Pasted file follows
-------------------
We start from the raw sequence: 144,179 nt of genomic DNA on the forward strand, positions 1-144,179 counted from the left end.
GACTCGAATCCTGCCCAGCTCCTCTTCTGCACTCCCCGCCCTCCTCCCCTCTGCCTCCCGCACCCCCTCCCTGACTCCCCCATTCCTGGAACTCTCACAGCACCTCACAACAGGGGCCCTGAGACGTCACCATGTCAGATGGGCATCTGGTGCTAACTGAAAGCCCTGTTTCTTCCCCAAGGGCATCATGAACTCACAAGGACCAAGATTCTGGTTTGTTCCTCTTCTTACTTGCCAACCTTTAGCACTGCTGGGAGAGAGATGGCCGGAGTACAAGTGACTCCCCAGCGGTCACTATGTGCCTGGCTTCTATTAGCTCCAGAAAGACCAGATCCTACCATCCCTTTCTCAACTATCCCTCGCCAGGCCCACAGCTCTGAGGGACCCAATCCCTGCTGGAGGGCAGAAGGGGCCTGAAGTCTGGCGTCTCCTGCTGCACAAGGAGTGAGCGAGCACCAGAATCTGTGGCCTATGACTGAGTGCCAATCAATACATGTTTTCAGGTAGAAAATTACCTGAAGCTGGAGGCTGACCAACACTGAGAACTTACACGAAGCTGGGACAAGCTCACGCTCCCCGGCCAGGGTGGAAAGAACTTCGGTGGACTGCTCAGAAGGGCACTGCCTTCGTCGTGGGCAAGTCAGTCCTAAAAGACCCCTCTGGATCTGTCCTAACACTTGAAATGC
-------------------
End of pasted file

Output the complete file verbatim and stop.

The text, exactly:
We start from the raw sequence: 144,179 nt of genomic DNA on the forward strand, positions 1-144,179 counted from the left end.
GACTCGAATCCTGCCCAGCTCCTCTTCTGCACTCCCCGCCCTCCTCCCCTCTGCCTCCCGCACCCCCTCCCTGACTCCCCCATTCCTGGAACTCTCACAGCACCTCACAACAGGGGCCCTGAGACGTCACCATGTCAGATGGGCATCTGGTGCTAACTGAAAGCCCTGTTTCTTCCCCAAGGGCATCATGAACTCACAAGGACCAAGATTCTGGTTTGTTCCTCTTCTTACTTGCCAACCTTTAGCACTGCTGGGAGAGAGATGGCCGGAGTACAAGTGACTCCCCAGCGGTCACTATGTGCCTGGCTTCTATTAGCTCCAGAAAGACCAGATCCTACCATCCCTTTCTCAACTATCCCTCGCCAGGCCCACAGCTCTGAGGGACCCAATCCCTGCTGGAGGGCAGAAGGGGCCTGAAGTCTGGCGTCTCCTGCTGCACAAGGAGTGAGCGAGCACCAGAATCTGTGGCCTATGACTGAGTGCCAATCAATACATGTTTTCAGGTAGAAAATTACCTGAAGCTGGAGGCTGACCAACACTGAGAACTTACACGAAGCTGGGACAAGCTCACGCTCCCCGGCCAGGGTGGAAAGAACTTCGGTGGACTGCTCAGAAGGGCACTGCCTTCGTCGTGGGCAAGTCAGTCCTAAAAGACCCCTCTGGATCTGTCCTAACACTTGAAATGC